Bombing of Romania in World War II

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The bombing of Romania in World War II comprised two series of events: until August 1944, Allied operations, and, following the overthrow of Ion Antonescu's dictatorship, operations by Nazi Germany.

The primary target of Allied operations was Ploiești, the major site of Romania's oil industry. The largest refinery there—Astra Română—processed 2,000,000 short tons (1,800,000 t) of petroleum a year, providing much of the fuel for the German military.

Other attacks were against Bucharest, the country's capital.

1941[edit]

First airstrikes to Romania occurred after it entered the World War II in June 1941 against the Soviet Union. In the following two months, Soviet Air Forces conducted several attacks against King Carol I Bridge, destroying one of its spans and damaging an oil pipeline; see Zveno project. Also, Soviet Navy shelled some littoral installations such as the oil refinery in Constanța.

However, after the successful Axis powers' Crimean Campaign and overall deterioration of the Soviet position, Soviet attacks against Romania ceased.

1942–1943[edit]

Main article: Operation Tidal Wave
15th Air Force B-24s leave Ploiești, after one of the long series of attacks against oil targets, flying through flak and over the destruction created by preceding waves of bombers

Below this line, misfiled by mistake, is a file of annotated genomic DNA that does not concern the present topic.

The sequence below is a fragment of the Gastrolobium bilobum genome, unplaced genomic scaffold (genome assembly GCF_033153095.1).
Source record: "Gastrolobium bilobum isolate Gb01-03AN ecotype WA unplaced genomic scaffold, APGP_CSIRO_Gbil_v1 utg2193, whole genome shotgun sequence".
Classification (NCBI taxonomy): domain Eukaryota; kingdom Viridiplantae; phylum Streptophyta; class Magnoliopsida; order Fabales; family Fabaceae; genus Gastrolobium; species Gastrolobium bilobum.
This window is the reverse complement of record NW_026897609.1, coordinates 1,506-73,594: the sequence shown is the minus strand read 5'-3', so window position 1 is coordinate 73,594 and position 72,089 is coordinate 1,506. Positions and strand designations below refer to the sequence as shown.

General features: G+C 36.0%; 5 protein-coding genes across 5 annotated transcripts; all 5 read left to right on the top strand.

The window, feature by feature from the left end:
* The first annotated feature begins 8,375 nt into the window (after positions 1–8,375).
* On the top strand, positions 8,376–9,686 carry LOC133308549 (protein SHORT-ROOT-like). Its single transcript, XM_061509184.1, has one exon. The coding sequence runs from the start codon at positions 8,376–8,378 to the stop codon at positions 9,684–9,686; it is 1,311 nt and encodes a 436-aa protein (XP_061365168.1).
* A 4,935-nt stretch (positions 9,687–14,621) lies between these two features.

The United States Army Air Forces (USAAF) first dropped bombs on Romania on 12 June 1942 during the HALPRO (Halverson project) raid against Ploiești (the first U.S. mission against a European target). Thirteen B-24 Liberator heavy bombers under the command of Col. Harry A. Halverson from Fayid, Egypt dropped eight bombs into the Black Sea, two onto Constanţa, six onto Ploieşti, six onto Teișani, and several onto Ciofliceni. In all, three people were killed and damage was minor.

The bombing of Ploiești on 1 August 1943 (Operation Tidal Wave) was a far more serious affair. Tidal Wave heavily damaged four refineries and more lightly affected three; it damaged the Ploiești rail station but did not have much impact on the city itself. Câmpina was more severely damaged. 660 American aircrew were killed or captured, while petroleum exports exceeded pre-Tidal Wave levels by October.

1944[edit]

Anglo-American bombers first attacked Bucharest on 4 April 1944, aiming mainly to interrupt military transports from Romania to the Eastern Front. Lasting for two hours, the operation destroyed hundreds of buildings and killed or injured over 5,000 people according to unofficial statistics.

Following King Mihai I's 23 August coup against Antonescu, the Luftwaffe retaliated from 23–25 August, and destroyed several buildings in Bucharest until their base just north of the city in Otopeni was itself bombed by the USAAF and RAF.

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